The Office of Hawaiian Affairs called the 2023 legislative session “one of the most dysfunctional legislative sessions in recent history.”
I agree 100 percent.
Yes, there were some wins, but the 2023 legislative session was, overall, a bust. Big time.
We have a historic budget surplus. This was the year to be generous in our funding of public education, not to sell short our children’s future.
Our leaders at the Legislature voted to cut funding for public education by $167 million, from the governor’s proposed budget.
Thank goodness eight members of the state House were willing to stand up, speak truth to power, and vote “no” on the final budget.
Listen to floor remarks, and see list of No and W/R votes here: https://bit.ly/41iIbii
Mahalo to Rep. Jeanne Kapela for voting “no” and pulling back the curtain on the shibai of reducing public education funding.
Another “no” vote on the budget we should thank is House Higher Education Committee Chairwoman Rep. Amy Perruso, who pointed out the bill before them would result in a “massive budget shortfall” for the University of Hawai‘i.
Former House Majority Leader, and now Health and Homelessness Committee Chairwoman Della Au Belatti also voted “no,” stating “the budget fails both on substance and process.”
As is evident by the conference committee chaos, “process” is not something taken seriously by the “money chairs:” Senate Ways and Means Chair Donovan Dela Cruz and House Finance Chair Kyle Yamashita, nor by “leadership” Speaker of the House Scott Saiki and Senate President Ron Kouchi.
Process and rules are trampled on regularly by the big dogs. Rules are changed, suspended, waived, and simply ignored in the mad, self-imposed rush to insert last-minute stuff into the budget and various bills.
All of which happens behind closed doors at the expense of the rest of us.
Two legislators are serving time in prison for bribery. This was the year to emphasize legislative character and to make those important reforms.
In realty, the most significant reforms were killed even when a majority of the public and legislators alike professed to support them.
One would think that if a supermajority of legislators voted in support of a bill, such as voter-owned elections, seven different times and never once was it voted down — that it would pass into law.
And, yes, one would, of course, think that, in a democracy, every decision would be made via a public vote held after public review and input.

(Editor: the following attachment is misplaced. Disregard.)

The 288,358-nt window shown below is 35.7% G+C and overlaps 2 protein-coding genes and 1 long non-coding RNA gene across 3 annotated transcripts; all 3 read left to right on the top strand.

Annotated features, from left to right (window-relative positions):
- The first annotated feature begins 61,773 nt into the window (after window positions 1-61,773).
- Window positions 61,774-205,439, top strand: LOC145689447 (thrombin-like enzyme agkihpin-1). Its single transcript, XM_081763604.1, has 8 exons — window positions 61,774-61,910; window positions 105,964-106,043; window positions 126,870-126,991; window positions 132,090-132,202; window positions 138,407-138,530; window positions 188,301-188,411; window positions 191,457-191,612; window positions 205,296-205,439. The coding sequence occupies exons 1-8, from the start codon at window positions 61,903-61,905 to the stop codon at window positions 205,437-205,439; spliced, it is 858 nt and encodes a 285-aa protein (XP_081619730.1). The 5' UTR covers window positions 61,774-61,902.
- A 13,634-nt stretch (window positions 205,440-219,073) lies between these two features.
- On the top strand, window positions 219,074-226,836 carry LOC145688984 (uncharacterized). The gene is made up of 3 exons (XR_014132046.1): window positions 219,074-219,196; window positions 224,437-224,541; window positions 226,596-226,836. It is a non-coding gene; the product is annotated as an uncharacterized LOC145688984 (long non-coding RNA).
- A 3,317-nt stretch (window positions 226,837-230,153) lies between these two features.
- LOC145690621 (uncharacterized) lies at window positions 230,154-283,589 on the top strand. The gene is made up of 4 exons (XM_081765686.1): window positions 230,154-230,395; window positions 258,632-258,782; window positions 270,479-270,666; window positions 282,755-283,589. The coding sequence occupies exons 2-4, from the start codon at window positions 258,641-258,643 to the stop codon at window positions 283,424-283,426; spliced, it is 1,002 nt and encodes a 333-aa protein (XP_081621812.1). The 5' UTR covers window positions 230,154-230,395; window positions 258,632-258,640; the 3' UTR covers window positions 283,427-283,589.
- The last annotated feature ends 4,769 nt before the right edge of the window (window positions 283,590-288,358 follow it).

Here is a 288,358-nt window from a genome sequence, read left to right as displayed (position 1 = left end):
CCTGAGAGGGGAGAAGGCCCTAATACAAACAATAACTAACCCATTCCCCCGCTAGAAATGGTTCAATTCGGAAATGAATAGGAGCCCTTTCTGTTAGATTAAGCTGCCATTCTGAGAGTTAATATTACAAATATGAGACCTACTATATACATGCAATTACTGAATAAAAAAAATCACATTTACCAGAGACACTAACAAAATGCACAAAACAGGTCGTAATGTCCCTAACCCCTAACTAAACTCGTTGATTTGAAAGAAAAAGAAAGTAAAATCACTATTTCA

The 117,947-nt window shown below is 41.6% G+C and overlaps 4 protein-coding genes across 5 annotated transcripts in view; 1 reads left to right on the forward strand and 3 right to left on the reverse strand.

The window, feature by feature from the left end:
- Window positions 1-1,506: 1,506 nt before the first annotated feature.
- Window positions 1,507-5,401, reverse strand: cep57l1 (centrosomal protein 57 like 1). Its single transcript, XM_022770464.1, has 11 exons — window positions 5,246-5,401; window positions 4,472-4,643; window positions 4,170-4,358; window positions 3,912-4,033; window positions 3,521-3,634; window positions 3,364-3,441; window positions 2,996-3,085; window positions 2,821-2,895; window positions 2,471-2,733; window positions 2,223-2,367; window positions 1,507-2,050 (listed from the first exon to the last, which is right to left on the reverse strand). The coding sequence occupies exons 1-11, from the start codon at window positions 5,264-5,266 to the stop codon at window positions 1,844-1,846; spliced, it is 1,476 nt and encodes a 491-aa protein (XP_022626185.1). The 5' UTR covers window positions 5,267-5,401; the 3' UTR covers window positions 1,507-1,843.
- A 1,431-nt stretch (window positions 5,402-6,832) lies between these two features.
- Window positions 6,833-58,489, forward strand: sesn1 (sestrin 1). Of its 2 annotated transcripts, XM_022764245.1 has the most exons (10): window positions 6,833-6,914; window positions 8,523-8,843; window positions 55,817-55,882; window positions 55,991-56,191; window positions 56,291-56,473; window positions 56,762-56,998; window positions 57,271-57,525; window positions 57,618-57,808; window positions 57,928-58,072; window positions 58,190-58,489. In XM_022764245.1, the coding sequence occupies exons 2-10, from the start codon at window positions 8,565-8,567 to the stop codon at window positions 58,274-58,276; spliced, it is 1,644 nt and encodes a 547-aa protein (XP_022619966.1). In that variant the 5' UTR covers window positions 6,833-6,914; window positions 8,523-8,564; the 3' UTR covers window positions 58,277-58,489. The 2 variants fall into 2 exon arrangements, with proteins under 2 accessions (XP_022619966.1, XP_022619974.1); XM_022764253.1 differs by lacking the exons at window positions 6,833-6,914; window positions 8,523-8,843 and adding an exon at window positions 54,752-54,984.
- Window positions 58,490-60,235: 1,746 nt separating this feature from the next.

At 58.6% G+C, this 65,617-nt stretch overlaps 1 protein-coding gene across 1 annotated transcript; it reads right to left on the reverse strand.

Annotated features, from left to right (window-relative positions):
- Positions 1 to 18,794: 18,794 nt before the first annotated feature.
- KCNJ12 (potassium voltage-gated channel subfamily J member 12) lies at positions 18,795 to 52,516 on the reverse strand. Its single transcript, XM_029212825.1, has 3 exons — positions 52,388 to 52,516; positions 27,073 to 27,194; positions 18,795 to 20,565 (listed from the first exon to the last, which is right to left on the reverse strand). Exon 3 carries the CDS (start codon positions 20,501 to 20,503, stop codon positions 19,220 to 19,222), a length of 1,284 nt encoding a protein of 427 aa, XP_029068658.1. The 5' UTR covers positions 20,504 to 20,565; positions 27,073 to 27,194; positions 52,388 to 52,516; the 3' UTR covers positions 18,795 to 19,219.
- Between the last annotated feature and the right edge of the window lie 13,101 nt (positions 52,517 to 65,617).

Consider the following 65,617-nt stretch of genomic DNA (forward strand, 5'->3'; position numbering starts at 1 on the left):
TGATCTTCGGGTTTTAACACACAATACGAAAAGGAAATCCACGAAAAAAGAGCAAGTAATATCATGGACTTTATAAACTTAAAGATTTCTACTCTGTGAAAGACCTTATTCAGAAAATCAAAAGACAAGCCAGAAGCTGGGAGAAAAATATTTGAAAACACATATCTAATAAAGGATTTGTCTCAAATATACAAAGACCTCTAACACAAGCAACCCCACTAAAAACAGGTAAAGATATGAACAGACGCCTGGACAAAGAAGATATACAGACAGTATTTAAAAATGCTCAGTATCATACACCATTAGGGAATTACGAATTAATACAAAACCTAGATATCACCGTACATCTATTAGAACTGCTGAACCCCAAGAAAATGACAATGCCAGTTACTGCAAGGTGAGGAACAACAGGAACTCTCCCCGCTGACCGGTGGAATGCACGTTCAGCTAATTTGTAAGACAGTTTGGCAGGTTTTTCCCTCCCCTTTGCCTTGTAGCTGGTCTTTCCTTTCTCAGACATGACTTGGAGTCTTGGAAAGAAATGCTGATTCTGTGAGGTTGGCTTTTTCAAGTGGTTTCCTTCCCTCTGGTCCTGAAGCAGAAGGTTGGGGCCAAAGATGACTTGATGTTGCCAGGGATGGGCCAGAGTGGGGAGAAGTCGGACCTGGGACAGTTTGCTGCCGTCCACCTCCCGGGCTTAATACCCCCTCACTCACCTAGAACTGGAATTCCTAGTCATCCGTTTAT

One would think.
But, of course, you know that in our legislative system, it’s the big dogs who make the big decisions. And from their perspective, committees, committee members and public input are just for show.
Every government body suffers this affliction to a certain degree, but our Legislature has reached a new low.
Helped along perhaps by an ongoing federal investigation into legislative corruption, the pendulum thankfully may be starting to swing the other way.
As Rep. Elle Cochran said prior to casting her no vote, “something’s got to change. We can’t keep doing things the same way expecting different results.”
The eight members of the State House (six Democrats and two Republicans) who voted “no” should be applauded. Please give them a call — encourage them to stay the course and assure them you have their back.
Six House members also voted “with reservations,” essentially voting yes but holding their nose to hide the stench.
Fourteen House members standing up and pushing back is a big number. Not big enough, but a big number.
How did your representative vote?
Gary Hooser is the former vice-chair of the Democratic Party of Hawai‘i, and served eight years in the state Senate, where he was majority leader. He also served for eight years on the Kaua‘i County Council, and was the former director of the state Office of Environmental Quality Control.
Source: The Garden Island
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